Phenomenology of Social Cognition


Can phenomenological evidence play a decisive role in accepting or rejecting social cognition theories? Is it the case that a theory of social cognition ought to explain and be empirically supported by our phenomenological experience? There is serious disagreement about the answers to these questions. This paper aims to determine the methodological role of phenomenology in social cognition debates. The following three features are characteristic of evidence capable of playing a substantial methodological role: novelty, reliability, and relevance. I argue that phenomenological evidence lacks all three criteria and, consequently, should not play a substantial role in debates about social cognition.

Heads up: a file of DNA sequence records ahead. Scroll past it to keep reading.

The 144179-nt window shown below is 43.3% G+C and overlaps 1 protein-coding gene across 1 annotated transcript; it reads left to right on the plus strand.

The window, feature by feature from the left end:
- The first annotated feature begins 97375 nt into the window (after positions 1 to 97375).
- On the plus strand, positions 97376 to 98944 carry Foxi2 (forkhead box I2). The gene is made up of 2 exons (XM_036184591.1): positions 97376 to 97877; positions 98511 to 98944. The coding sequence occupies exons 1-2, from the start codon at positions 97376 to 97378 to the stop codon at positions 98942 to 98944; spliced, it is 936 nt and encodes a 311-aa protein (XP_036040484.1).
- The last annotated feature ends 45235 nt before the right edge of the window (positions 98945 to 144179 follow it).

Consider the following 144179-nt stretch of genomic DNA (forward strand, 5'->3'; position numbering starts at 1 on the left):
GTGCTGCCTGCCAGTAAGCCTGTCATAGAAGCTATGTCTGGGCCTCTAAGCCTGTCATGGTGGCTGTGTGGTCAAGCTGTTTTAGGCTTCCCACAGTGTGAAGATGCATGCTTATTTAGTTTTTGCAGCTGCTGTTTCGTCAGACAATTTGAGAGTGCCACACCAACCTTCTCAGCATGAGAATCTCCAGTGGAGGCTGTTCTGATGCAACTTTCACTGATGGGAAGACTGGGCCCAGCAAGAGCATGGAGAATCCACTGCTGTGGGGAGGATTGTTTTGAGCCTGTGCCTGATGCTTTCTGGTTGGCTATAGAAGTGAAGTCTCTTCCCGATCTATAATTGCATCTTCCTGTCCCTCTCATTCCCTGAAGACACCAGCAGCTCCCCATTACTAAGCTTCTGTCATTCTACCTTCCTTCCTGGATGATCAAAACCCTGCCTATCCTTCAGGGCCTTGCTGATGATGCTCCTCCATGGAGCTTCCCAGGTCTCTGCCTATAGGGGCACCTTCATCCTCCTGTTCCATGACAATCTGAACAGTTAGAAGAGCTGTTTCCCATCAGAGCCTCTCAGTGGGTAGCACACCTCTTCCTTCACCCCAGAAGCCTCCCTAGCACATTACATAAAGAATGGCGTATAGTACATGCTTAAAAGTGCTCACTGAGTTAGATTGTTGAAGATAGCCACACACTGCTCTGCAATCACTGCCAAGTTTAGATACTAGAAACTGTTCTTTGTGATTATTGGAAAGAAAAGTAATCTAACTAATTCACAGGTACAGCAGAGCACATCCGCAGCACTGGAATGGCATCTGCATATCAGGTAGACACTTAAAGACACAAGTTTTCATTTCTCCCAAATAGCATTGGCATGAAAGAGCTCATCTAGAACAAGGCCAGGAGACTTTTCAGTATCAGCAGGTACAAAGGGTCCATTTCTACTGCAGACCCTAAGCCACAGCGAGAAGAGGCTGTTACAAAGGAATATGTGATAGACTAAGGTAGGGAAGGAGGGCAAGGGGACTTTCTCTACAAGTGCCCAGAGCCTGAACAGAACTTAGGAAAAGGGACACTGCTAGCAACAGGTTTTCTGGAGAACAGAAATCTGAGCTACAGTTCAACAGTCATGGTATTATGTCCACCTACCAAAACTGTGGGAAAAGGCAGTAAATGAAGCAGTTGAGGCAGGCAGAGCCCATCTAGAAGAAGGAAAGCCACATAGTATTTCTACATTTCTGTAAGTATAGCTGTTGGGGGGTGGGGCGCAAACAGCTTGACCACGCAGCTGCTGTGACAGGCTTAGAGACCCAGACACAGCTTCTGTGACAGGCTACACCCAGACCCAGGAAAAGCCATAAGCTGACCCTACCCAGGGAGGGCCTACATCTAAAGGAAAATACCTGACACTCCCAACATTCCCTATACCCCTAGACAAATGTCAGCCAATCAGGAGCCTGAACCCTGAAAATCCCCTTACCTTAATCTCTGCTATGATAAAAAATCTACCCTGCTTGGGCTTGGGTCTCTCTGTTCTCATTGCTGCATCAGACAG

Read full paper here.

Featured Posts
Recent Posts
Follow Us
Search By Tags
Archive
  • Facebook Basic Square
  • Twitter Basic Square
  • Google+ Basic Square

www.philosophy.okstate.edu

Department of Philosophy

Oklahoma State University

© 2015 by Shannon Spaulding

This site was designed with the
.com
website builder. Create your website today.
Start Now